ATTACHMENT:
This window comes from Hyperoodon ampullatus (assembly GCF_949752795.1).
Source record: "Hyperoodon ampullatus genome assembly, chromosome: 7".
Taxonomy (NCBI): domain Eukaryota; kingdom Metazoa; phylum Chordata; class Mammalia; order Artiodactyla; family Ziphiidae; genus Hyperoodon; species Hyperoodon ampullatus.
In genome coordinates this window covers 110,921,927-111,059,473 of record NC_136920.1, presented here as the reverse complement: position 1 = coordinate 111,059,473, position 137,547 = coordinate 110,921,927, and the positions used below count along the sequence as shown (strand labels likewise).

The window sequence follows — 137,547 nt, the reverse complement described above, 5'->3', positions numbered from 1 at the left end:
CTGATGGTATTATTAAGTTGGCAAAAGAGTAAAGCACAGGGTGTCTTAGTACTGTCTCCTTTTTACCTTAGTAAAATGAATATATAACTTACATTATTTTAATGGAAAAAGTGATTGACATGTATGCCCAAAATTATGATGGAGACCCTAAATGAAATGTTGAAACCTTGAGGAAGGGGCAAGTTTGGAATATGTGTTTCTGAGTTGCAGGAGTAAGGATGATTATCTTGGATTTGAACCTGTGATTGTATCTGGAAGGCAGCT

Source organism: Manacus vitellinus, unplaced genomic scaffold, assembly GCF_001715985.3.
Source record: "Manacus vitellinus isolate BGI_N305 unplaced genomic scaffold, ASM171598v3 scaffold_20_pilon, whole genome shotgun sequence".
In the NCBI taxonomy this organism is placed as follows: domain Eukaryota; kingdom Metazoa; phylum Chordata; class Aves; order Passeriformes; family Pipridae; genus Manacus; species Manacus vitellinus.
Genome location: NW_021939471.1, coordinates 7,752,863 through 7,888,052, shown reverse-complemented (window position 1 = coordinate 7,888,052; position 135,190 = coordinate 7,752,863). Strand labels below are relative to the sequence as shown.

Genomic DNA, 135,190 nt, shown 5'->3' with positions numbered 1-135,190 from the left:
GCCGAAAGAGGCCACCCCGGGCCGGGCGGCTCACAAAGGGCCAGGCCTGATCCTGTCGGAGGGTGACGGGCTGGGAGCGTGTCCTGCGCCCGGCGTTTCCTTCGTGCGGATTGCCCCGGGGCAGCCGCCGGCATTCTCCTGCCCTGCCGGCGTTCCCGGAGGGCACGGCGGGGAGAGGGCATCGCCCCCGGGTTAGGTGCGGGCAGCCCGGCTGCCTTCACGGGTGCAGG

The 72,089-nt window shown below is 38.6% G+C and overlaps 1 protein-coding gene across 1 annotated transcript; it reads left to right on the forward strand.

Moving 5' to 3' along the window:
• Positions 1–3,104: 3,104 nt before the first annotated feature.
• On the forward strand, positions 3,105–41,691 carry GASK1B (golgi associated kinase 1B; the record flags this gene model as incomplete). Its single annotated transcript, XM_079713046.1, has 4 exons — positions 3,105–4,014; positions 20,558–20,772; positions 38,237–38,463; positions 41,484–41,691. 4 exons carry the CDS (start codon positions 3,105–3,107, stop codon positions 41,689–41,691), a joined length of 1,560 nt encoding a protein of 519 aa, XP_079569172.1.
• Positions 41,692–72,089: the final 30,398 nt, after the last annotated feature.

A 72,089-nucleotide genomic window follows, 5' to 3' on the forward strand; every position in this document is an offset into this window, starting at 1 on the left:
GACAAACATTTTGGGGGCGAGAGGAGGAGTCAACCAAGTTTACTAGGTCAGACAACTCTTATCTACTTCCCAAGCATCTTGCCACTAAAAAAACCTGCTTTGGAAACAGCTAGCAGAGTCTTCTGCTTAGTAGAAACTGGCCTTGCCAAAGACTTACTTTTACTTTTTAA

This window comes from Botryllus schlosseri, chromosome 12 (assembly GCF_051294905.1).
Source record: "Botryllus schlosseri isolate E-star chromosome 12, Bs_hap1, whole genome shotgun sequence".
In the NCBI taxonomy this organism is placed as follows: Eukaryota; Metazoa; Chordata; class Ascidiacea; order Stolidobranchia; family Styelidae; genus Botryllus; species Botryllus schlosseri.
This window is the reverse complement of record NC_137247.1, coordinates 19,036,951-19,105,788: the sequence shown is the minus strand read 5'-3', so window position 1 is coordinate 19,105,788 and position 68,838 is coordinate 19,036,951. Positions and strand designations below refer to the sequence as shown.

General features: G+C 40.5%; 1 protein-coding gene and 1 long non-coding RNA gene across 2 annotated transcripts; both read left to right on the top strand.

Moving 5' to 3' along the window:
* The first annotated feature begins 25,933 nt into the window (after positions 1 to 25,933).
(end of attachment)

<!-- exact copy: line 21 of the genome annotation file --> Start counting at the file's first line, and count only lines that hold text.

Source record: "Botryllus schlosseri isolate E-star chromosome 12, Bs_hap1, whole genome shotgun sequence".